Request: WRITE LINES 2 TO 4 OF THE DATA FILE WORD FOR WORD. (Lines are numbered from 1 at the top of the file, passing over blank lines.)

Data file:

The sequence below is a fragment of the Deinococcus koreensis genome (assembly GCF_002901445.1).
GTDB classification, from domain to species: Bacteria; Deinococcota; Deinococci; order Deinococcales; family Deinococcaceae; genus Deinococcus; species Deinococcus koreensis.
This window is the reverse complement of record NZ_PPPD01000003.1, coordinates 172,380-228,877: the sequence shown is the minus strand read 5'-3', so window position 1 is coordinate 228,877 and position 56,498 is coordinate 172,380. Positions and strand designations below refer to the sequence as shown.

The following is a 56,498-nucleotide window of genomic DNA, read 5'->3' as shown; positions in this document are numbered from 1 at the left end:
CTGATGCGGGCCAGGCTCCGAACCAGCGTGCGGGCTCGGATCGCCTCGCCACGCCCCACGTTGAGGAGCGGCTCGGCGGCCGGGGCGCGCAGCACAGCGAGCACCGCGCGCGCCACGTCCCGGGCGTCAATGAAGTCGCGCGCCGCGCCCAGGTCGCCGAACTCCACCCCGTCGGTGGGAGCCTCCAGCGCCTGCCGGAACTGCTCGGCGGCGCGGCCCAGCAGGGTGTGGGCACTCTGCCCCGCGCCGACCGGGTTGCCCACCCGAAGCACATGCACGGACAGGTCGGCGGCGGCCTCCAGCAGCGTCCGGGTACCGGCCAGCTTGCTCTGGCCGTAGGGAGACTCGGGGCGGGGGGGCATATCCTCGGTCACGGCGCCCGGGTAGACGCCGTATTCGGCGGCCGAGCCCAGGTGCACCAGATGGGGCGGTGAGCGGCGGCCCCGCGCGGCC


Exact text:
GTDB classification, from domain to species: Bacteria; Deinococcota; Deinococci; order Deinococcales; family Deinococcaceae; genus Deinococcus; species Deinococcus koreensis.
This window is the reverse complement of record NZ_PPPD01000003.1, coordinates 172,380-228,877: the sequence shown is the minus strand read 5'-3', so window position 1 is coordinate 228,877 and position 56,498 is coordinate 172,380. Positions and strand designations below refer to the sequence as shown.

The following is a 56,498-nucleotide window of genomic DNA, read 5'->3' as shown; positions in this document are numbered from 1 at the left end: